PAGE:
Coast Guard rescue boat breaks down on way home after refit
13-metre lifeboat was returning to Cape Sable Island from refit in Cape Breton when both engines failed
A Canadian Coast Guard rescue lifeboat broke down twice this month en route to its Nova Scotia home port after a refit, CBC News has learned.
The CCGS Clarks Harbour is still undergoing repairs at the West Head wharf on Cape Sable Island, but the Coast Guard said it will be available for the winter lobster season in southwest Nova Scotia, which is just days away.
"The fact it's not in service is that we are conducting ongoing maintenance and ensuring it's ready to go for the opening," said Wade Spurrell, acting Deputy Commissioner of the Canadian Coast Guard.
An unsettling voyage
The 13-metre rescue lifeboat was returning to Cape Sable Island from a refit in Cape Breton when both engines failed off Halifax in the early morning hours of Nov. 10.
Spurrell said he did not know if the Clarks Harbour issued a distress call.
He did say the rescue boat was towed one nautical mile into Sambro, where it stayed for two days as the crew worked on the fuel system.
Breaks down again
CCGS Clarks Harbour resumed its journey only to detour into Lunenburg after experiencing similar problems.
The crew was forced to shut down one engine to work on the fuel filtration system and call for an escort.
The vessel spent three more days in Lunenburg, where the crew was joined by field service representatives from the manufacturer.
It underwent sea trials and more troubleshooting before finally making its way to Cape Sable Island, where it arrived at the West Head wharf on Nov. 16.
Mystery fuel system problem
Spurrell said something is wrong with the fuel system. It was not part of the recent refit, although the fuel tank was opened up, inspected and some work was done.
"The cause of the problem with the fuel, whether it was with the tank or the fuel supply, we are still trying to determine the root cause of the fuel problem, but at this point we've narrowed it down to a problem with the fuel system itself," Spurrell said.
More questions about busy rescue station
It's not the first time questions have been raised about the condition of lifeboats at the rescue station at the West Head wharf in Clark's Harbour.
It is one of the busiest in Canada, responding to about 120 rescue calls per year.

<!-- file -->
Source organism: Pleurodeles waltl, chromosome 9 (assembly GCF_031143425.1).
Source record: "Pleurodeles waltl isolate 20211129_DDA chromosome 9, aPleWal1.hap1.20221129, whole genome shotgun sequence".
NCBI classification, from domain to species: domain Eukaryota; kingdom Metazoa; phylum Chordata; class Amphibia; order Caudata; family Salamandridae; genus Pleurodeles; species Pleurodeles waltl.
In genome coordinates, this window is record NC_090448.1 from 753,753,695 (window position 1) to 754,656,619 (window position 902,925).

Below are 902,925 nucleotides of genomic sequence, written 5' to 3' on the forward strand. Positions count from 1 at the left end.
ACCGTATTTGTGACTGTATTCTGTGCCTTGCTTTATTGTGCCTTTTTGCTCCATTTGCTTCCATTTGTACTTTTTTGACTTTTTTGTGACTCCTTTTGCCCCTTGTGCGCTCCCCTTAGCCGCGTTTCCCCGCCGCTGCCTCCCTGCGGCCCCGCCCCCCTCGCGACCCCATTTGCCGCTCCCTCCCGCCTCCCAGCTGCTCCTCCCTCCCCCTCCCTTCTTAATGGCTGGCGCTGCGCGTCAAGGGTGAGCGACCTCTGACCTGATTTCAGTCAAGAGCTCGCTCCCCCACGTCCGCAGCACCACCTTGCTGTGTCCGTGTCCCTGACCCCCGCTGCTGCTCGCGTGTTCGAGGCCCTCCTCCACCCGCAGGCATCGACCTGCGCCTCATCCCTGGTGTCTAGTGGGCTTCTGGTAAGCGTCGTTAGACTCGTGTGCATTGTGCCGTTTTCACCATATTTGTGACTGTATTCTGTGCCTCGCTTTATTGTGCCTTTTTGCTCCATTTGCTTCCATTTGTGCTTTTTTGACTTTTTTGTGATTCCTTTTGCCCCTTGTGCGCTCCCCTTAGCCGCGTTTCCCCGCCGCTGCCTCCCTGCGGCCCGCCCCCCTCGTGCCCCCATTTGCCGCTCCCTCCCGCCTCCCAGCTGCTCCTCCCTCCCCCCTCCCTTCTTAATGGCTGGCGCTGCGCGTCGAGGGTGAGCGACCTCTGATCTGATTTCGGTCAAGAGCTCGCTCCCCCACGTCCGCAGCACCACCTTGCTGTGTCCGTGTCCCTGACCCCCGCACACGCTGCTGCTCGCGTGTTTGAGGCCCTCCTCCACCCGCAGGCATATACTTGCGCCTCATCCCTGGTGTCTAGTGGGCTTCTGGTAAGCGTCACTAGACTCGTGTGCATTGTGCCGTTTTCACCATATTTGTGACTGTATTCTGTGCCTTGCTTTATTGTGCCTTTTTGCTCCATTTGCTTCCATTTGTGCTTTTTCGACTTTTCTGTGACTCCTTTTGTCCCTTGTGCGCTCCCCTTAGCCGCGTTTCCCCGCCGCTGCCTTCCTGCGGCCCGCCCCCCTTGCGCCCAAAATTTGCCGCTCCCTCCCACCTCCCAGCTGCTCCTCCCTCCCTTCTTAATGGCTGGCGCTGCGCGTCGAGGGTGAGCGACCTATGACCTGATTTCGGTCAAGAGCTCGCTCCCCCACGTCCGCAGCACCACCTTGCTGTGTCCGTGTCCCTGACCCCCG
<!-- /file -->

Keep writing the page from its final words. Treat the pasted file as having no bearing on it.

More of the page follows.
Last month Eric Nickerson, a 28-year veteran of the station — and decorated hero — told CBC News there is a "desperate need" for a new vessel.
"There's no doubt, it's no secret they are getting used up. The condition over 20 years is definitely taking its toll," Nickerson said.
Nickerson said the CCGS Courtenay Bay that was replacing CCGS Clarks Harbour while it was in Cape Breton is due for its own refit.
Spare lifeboat refit running late
Meanwhile, another rescue lifeboat that serves as a backup at Cape Sable Island station, CCGS Spray, is coming out of an extended refit that started in April.
"It was a longer refit. A lot of work was undertaken. It is running a little late, but it is my understanding that sea trials should take place this weekend and then after that, when required, it will be put into service," said Spurrell.
None of this surprises local fisherman Kevin Ross, who is frustrated by the condition of the rescue vessels.
"It's scary," he said in a windswept wharfside interview in whiteout conditions.
"We're not going out to dump our pots in this, but we will be hauling in this kind of weather. And God forbid anything happens — something usually does — and if we don't have a boat to get out there to rescue people, we're in trouble."
Request for new vessel rejected
Ross has been lobbying the Coast Guard to "loan" the rescue station one of the new Bay-class rescue boats for the first month of the lobster season.
The larger and faster vessels are now coming into service.
The Cape Sable Island rescue station is scheduled to get one in 2020.
"I'd say we are in the worst shape we've been since the Coast Guard came to Clark's Harbour and West Head as far as safety goes," he said.
The request for a Bay-class lifeboat has been rejected by the Coast Guard, which said it has adequate resources in place for the season.
"We've sent additional resources to all the stations. During the busy periods, we send double crews down. We are very confident we have a good plan in place," Spurrell said.